North American football’s NFL is reportedly in “advanced talks” to secure an equity stake in ESPN, the Disney-owned international sports broadcaster.

The New York Post said discussions over a deal had advanced enough for the league to inform the NFL Players Association and team owners. Both owners and players will have to sign off on any deal due to the NFL’s collective bargaining agreement, which includes revenue sharing.

Under the agreement, in return for the league’s equity stake, ESPN would take control of NFL Media, the digital arm of the league, which comprises NFL Films, and the league’s cable channels – NFL Network, Redzone, NFL.com, NFL Films – as well as NFL+, the recently launched streaming service.

The talks come after Disney chief executive Bob Iger told the media last August that his company wants to keep ESPN as an asset. However, the aim is to seek strategic partners to form a joint venture around ESPN or buy a stake in the sports heavyweight.

The broadcaster is being challenged by increased cord-cutting by subscribers in favor of direct-to-consumer (DTC) streaming services. In its latest filings, ESPN said it has 73 million subscribers, down from 98.5 million in 2013.

At the time, Iger said any investment would be used to help take the network DTC by 2025.

Last February, Disney announced that ESPN would become a standalone business as part of a wider restructuring. Before that, the main ESPN linear channel and the ESPN+ streaming service operated separately.

This means the company’s premium live sports properties, such as the NFL and NBA, were only available through cable subscriptions.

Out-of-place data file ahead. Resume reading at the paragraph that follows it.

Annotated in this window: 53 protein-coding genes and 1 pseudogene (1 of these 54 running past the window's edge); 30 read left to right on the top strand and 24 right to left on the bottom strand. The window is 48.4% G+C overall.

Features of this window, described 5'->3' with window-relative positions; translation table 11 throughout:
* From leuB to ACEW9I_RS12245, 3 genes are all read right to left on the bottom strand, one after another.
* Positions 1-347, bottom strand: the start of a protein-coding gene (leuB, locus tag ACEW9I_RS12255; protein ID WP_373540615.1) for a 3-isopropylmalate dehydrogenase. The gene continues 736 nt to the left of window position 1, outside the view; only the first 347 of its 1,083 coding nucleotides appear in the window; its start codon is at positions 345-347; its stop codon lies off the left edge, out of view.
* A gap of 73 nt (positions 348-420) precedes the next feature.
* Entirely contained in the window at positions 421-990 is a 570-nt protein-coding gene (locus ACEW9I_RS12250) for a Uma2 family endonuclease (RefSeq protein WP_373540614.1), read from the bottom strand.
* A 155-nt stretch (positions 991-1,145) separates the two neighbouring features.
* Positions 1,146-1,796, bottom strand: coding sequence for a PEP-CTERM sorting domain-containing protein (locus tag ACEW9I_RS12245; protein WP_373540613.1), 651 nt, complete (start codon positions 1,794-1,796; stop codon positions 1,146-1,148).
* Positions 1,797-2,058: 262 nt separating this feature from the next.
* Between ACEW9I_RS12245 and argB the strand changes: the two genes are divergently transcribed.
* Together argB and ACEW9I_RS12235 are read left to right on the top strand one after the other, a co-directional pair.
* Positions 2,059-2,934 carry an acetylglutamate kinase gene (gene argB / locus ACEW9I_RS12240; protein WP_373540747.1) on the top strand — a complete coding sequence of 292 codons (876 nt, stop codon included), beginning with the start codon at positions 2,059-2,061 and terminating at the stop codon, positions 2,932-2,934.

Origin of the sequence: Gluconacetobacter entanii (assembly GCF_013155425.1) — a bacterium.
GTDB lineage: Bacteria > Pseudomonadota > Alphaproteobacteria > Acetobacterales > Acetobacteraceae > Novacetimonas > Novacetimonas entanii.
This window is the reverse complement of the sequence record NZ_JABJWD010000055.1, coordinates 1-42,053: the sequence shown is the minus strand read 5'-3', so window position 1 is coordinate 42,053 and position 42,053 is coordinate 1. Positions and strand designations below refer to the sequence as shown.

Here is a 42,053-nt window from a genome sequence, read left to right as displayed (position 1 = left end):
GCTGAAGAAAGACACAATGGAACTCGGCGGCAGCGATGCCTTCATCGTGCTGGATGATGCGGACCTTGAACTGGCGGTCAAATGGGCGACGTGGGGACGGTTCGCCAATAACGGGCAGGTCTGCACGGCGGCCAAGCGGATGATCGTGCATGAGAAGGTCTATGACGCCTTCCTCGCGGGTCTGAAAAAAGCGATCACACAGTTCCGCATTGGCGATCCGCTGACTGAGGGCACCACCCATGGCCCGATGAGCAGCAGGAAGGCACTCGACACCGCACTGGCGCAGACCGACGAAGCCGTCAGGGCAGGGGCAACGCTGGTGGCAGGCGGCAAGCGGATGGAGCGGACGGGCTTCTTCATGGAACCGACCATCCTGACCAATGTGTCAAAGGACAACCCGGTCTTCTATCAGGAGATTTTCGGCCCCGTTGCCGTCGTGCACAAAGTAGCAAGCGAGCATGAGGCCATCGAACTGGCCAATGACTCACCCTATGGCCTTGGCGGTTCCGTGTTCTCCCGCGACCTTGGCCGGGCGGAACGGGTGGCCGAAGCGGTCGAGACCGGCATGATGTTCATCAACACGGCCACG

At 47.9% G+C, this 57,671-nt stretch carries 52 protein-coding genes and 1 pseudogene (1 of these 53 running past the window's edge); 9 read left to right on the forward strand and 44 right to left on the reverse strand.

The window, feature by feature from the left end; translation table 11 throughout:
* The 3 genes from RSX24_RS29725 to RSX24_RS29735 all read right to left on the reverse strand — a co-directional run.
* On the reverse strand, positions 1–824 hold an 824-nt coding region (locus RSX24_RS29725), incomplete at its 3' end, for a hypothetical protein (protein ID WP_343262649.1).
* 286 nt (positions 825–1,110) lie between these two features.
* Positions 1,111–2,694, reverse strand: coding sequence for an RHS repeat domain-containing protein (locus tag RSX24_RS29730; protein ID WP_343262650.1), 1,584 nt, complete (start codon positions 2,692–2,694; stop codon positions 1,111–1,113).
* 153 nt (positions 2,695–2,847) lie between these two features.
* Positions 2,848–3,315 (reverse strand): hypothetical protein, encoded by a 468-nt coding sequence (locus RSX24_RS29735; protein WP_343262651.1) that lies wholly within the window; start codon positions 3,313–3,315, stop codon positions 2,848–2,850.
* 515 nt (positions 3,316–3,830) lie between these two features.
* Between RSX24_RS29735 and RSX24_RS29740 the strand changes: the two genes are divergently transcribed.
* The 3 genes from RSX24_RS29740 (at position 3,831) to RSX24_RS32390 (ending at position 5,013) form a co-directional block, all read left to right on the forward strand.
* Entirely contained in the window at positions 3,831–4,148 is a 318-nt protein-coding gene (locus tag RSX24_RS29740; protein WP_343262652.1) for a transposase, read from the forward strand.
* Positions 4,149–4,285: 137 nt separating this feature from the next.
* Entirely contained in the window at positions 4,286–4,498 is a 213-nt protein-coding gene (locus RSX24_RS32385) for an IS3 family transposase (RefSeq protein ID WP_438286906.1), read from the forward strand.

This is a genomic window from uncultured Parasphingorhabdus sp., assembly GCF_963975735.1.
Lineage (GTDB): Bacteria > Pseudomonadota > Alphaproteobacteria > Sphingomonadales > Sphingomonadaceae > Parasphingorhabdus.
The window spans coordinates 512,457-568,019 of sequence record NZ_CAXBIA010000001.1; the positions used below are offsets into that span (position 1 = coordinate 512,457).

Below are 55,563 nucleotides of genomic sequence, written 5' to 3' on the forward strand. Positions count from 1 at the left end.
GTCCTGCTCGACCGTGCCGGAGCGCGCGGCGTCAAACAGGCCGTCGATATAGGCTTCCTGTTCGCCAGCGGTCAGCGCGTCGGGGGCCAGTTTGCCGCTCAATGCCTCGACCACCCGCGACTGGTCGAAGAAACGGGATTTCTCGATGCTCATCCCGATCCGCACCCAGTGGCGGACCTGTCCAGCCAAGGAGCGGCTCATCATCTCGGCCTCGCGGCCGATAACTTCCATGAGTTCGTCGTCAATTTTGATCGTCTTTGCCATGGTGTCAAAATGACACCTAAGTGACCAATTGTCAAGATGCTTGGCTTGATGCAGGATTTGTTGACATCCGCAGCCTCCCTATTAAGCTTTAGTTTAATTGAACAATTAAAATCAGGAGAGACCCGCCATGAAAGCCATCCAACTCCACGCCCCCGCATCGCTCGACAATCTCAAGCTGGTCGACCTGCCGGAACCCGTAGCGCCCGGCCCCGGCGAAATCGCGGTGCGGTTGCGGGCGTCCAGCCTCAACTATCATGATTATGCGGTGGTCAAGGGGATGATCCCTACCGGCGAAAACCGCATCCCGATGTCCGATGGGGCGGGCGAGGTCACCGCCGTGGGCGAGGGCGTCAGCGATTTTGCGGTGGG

Disney holds rights to two NFL packages, including Monday Night Football (MNF) which airs on ESPN and sister channel ABC, and two Super Bowls. Its MNF deal encompasses 25 games worth around $2.6 billion per year.

ESPN is the largest sports media brand in the US, with over 105 million monthly unique digital visitors. Its social media presence boasts 370 million fans, while 25 million subscribe to its ESPN+ streaming service.

Last year, it was reported Amazon, the global retail and content heavyweight, was in early-stage talks with Disney over a potential stake in ESPN. Major telecoms operator Verizon has also been linked with a potential partnership.

Last July, meanwhile, it was rumored that Disney was considering bringing a major US sports league on board as a minority investor for ESPN and that Iger and ESPN president Jimmy Pitaro had held early-stage talks with the NFL, NBA, and baseball’s MLB about minority investment.

The broadcaster recently struck a $2 billion deal with casino owner PENN Entertainment to launch sports betting business ESPN Bet. It then announced a partnership with the National Hockey League to become its official sports betting partner.